Spotting patterns can be an important first step - explaining why it is appropriate to generalise is the next step, and often the most interesting and important.

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Tourism

Age 11 to 14 Challenge Level:

If you can copy a network without lifting your pen off the paper and without drawing any line twice, then it is traversable. Decide which of these diagrams are traversable.

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Winning Lines

Age 7 to 16

An article for teachers and pupils that encourages you to look at the mathematical properties of similar games.

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Number Pyramids

Age 11 to 14 Challenge Level:

Try entering different sets of numbers in the number pyramids. How does the total at the top change?

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Cubes Within Cubes Revisited

Age 11 to 14 Challenge Level:

Imagine starting with one yellow cube and covering it all over with a single layer of red cubes, and then covering that cube with a layer of blue cubes. How many red and blue cubes would you need?

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Got It

Age 7 to 14 Challenge Level:

A game for two people, or play online. Given a target number, say 23, and a range of numbers to choose from, say 1-4, players take it in turns to add to the running total to hit their target.

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Nim-like Games

Age 7 to 16 Challenge Level:

A collection of games on the NIM theme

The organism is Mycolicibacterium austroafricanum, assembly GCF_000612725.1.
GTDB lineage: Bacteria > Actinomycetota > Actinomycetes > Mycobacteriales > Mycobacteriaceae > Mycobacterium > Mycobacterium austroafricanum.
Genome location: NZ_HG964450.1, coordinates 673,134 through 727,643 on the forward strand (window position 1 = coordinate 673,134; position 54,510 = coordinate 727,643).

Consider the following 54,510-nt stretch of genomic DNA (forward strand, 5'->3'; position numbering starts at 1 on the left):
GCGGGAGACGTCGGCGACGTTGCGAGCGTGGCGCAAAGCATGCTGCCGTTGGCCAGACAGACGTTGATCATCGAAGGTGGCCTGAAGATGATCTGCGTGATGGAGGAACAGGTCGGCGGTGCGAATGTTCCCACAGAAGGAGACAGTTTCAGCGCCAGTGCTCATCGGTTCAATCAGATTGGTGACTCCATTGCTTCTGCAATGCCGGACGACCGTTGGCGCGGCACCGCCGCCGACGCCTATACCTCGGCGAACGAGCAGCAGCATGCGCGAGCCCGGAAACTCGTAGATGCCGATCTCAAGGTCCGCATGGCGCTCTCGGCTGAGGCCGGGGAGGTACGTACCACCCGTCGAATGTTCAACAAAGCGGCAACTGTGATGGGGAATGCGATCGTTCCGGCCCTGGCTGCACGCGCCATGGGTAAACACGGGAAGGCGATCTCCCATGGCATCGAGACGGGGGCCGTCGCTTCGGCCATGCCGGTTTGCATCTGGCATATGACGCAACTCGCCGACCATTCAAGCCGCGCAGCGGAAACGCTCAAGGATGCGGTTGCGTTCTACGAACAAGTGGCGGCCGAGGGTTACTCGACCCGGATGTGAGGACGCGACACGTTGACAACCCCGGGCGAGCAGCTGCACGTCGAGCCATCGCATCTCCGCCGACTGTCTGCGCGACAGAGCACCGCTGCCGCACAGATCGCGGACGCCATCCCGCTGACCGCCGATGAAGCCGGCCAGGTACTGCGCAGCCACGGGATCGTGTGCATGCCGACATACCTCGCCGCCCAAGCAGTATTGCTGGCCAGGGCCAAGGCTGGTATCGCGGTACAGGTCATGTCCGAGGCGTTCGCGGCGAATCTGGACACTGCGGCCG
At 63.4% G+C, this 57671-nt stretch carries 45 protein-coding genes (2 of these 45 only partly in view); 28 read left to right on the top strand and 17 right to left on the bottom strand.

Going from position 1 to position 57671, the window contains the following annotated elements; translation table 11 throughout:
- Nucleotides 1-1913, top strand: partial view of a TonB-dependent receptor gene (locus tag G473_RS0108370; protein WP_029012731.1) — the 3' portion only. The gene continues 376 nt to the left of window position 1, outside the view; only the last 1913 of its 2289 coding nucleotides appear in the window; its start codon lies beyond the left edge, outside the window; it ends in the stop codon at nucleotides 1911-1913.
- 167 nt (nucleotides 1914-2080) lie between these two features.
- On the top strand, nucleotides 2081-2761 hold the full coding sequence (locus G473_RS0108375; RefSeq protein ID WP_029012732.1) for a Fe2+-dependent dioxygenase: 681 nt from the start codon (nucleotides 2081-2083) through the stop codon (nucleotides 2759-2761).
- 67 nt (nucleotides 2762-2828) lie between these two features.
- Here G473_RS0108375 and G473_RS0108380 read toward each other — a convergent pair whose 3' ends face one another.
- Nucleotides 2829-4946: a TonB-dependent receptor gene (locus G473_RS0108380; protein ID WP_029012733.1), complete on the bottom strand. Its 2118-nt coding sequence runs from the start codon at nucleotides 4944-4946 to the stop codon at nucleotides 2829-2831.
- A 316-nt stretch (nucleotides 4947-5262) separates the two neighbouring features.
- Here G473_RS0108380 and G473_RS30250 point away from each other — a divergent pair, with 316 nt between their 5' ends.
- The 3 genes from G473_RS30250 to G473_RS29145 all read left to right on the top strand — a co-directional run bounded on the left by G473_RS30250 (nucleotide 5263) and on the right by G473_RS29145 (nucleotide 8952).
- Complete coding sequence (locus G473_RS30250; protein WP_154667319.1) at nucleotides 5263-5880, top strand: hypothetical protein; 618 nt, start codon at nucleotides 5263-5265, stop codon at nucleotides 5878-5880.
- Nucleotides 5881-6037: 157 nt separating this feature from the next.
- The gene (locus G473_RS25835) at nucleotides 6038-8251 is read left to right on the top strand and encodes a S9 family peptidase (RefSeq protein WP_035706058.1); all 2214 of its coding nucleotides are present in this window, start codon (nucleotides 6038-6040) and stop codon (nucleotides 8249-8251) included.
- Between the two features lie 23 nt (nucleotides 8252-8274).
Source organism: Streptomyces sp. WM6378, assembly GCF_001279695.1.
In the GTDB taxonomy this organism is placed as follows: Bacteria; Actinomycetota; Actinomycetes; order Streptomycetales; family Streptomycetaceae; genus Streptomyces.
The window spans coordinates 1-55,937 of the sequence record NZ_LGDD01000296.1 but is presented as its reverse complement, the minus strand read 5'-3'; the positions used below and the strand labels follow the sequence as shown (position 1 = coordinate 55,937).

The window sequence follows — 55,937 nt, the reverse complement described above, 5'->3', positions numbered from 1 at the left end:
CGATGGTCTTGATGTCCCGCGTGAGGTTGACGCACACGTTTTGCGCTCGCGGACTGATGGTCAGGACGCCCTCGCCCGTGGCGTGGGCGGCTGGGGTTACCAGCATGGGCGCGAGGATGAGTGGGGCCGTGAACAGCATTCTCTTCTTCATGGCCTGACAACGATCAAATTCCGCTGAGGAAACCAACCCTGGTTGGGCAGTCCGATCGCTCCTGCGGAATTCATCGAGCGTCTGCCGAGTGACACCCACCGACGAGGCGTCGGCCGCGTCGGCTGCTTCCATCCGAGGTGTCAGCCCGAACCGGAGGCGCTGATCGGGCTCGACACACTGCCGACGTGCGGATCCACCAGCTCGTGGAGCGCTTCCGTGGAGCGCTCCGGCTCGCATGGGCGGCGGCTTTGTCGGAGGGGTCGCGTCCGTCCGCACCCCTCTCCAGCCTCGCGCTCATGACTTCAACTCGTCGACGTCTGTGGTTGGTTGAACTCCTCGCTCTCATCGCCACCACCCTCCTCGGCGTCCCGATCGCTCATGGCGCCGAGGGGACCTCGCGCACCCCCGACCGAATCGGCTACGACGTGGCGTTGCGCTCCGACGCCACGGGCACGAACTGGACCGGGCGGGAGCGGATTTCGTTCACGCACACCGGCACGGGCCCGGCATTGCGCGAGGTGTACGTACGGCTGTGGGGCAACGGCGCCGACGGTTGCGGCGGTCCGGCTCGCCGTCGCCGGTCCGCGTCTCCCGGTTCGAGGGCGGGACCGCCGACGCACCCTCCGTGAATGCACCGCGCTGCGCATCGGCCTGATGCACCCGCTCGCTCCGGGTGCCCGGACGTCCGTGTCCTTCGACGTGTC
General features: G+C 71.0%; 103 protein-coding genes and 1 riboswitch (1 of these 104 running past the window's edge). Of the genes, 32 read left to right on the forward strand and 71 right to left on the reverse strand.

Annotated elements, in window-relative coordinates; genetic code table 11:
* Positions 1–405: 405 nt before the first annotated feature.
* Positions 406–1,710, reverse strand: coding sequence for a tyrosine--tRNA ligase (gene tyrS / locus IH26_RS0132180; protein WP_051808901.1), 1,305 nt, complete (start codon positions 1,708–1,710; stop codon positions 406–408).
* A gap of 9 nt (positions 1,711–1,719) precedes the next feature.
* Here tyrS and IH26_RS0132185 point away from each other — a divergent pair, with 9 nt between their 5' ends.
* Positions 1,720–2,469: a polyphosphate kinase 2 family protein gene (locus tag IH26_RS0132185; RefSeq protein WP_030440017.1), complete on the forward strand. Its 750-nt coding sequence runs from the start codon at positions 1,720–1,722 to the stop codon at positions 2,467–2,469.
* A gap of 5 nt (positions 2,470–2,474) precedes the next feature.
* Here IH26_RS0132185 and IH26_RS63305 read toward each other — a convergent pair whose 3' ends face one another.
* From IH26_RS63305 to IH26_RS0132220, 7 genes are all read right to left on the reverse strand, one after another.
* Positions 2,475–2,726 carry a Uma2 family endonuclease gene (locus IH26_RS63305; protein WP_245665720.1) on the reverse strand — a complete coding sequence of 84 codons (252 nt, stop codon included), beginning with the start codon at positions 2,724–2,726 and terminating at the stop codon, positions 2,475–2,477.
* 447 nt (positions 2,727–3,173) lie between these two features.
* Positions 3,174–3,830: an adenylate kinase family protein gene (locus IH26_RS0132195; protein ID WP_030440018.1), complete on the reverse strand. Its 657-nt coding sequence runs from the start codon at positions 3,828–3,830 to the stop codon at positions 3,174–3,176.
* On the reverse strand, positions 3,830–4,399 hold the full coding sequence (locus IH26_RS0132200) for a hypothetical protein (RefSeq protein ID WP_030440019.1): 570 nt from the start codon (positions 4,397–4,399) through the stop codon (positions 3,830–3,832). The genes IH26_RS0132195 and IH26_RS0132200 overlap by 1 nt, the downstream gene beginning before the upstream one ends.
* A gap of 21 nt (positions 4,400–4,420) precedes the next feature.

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More Number Pyramids

Age 11 to 14 Challenge Level:

When number pyramids have a sequence on the bottom layer, some interesting patterns emerge...

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Domino Numbers

Age 7 to 11 Challenge Level:

Can you see why 2 by 2 could be 5? Can you predict what 2 by 10 will be?

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Tilted Squares

Age 11 to 14 Challenge Level:

It's easy to work out the areas of most squares that we meet, but what if they were tilted?

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Handshakes

Age 11 to 14 Challenge Level:

Can you find an efficient method to work out how many handshakes there would be if hundreds of people met?

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Konigsberg Plus

Age 11 to 14 Challenge Level:

Euler discussed whether or not it was possible to stroll around Koenigsberg crossing each of its seven bridges exactly once. Experiment with different numbers of islands and bridges.

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Pentanim

Age 7 to 16 Challenge Level:

A game for 2 players with similarities to NIM. Place one counter on each spot on the games board. Players take it is turns to remove 1 or 2 adjacent counters. The winner picks up the last counter.